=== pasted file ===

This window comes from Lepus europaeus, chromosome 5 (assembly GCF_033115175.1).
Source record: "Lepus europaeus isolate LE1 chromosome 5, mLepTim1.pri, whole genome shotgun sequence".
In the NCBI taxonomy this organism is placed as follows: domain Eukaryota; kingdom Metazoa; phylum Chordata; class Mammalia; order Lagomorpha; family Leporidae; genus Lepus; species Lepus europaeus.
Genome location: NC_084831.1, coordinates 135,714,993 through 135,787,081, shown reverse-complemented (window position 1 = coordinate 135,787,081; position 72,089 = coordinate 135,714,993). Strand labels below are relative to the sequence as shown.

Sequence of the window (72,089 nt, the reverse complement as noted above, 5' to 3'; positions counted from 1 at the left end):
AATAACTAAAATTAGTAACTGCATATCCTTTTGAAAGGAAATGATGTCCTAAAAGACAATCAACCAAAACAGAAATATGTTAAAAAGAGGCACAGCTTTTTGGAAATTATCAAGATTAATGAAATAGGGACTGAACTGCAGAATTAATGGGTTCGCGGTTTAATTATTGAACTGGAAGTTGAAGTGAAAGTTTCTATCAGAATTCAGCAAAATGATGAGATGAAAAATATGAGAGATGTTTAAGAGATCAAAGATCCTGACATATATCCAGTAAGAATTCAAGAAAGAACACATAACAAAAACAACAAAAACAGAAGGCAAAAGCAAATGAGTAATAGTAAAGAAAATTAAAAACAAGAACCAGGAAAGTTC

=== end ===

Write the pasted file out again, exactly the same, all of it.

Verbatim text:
This window comes from Lepus europaeus, chromosome 5 (assembly GCF_033115175.1).
Source record: "Lepus europaeus isolate LE1 chromosome 5, mLepTim1.pri, whole genome shotgun sequence".
In the NCBI taxonomy this organism is placed as follows: domain Eukaryota; kingdom Metazoa; phylum Chordata; class Mammalia; order Lagomorpha; family Leporidae; genus Lepus; species Lepus europaeus.
Genome location: NC_084831.1, coordinates 135,714,993 through 135,787,081, shown reverse-complemented (window position 1 = coordinate 135,787,081; position 72,089 = coordinate 135,714,993). Strand labels below are relative to the sequence as shown.

Sequence of the window (72,089 nt, the reverse complement as noted above, 5' to 3'; positions counted from 1 at the left end):
AATAACTAAAATTAGTAACTGCATATCCTTTTGAAAGGAAATGATGTCCTAAAAGACAATCAACCAAAACAGAAATATGTTAAAAAGAGGCACAGCTTTTTGGAAATTATCAAGATTAATGAAATAGGGACTGAACTGCAGAATTAATGGGTTCGCGGTTTAATTATTGAACTGGAAGTTGAAGTGAAAGTTTCTATCAGAATTCAGCAAAATGATGAGATGAAAAATATGAGAGATGTTTAAGAGATCAAAGATCCTGACATATATCCAGTAAGAATTCAAGAAAGAACACATAACAAAAACAACAAAAACAGAAGGCAAAAGCAAATGAGTAATAGTAAAGAAAATTAAAAACAAGAACCAGGAAAGTTC